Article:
- Lost sales revenue due to backorder
- Wasted marketing spending as a launch stalls in backorder
- Rejected product and disposal costs
- Deviation investigation and report generation
- Repeated quality control testing and method revalidation
- Engineering costs in calibration and product recovery attempts
- Incremental process characterization
- Supply chain disruptions and expediting
- Manufacturing overtime
- Increased regulatory scrutiny and inspection
- Lost market share due to erosion of patient confidence in quality and efficacy
- Managerial distraction from the core business.
All of these costs degrade profit, and companies go to considerable lengths to avoid them. But as anyone who has been involved
with pharmaceutical or biotech development and manufacturing knows, the risk and cost profile of a process may be the result
of a complex interaction of factors, including raw-material characteristics, process parameters, and environmental factors.
Traditionally, a process has been a kind of black box. The process at the time of validation is not well understood, but as
long as the specs are rigidly locked down and maintained for each variable, it is hoped that the box will continue to churn
out acceptable product. But variation is inevitable in processes, and raw materials not only almost always vary from batch
to batch but also those variations interact in complex ways with the other variable controllable aspects of the manufacturing
process. When deviations occur post-commercialization, the search for causes can be time-consuming and costly. There is no
guarantee that remedies will be sustainable, and the barriers to regulatory approval of change may be considerable.
By contrast, QbD is a proven, systematic way to achieve maximum process understanding at minimum expense. Employing sophisticated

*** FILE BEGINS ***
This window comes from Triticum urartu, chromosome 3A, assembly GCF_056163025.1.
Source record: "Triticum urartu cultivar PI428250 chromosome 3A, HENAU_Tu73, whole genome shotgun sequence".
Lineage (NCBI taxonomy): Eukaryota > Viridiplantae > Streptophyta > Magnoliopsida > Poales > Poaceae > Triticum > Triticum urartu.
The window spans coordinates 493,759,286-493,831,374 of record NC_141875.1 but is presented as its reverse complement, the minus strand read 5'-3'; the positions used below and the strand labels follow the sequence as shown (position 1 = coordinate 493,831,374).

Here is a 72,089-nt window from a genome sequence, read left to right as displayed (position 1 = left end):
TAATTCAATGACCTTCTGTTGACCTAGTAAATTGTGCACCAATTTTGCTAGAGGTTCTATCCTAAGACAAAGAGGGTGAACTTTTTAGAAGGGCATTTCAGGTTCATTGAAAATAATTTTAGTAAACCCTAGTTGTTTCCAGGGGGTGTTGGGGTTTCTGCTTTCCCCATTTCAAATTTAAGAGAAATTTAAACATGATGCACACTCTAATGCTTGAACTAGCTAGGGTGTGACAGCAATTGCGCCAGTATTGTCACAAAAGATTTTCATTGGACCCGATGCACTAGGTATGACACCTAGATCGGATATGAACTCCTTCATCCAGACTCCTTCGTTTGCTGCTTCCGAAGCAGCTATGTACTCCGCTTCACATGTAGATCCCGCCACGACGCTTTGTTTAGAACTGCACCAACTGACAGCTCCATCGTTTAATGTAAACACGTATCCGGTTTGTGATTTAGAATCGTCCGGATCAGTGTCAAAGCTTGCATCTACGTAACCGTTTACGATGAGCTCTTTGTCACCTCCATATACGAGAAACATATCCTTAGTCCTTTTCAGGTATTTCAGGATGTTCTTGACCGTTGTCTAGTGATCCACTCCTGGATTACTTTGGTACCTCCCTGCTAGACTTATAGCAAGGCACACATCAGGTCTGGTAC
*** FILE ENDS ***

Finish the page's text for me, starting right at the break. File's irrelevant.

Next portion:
statistical techniques and design of experiments (DoE) to develop a robust and reliable system, QbD may be applied to any
manufacturing or development activity, including formulation and process development. By fully understanding the complex interactions
of multiple variables, the "design space" can be mapped (i.e., the possible combinations of the critical process parameters
that would keep the resulting product within specifications). The process can then be more easily characterized, validated,
and controlled, resulting in products within a defined target product profile.
Given these stark differences between the traditional approach to quality and the QbD approach, decision-makers should ask
themselves these questions: which approach has a lower risk and cost profile? Is it more cost-effective to understand the
contents of the black box before going into production or to proceed by trial and error, investigation, regulatory scrutiny,
and corrective action while trying to meet customer demand? Is an understanding of the relationship between factors and having
the flexibility to leverage that knowledge to reduce product variability preferable to being locked into the best guess used
to produce the first three batches?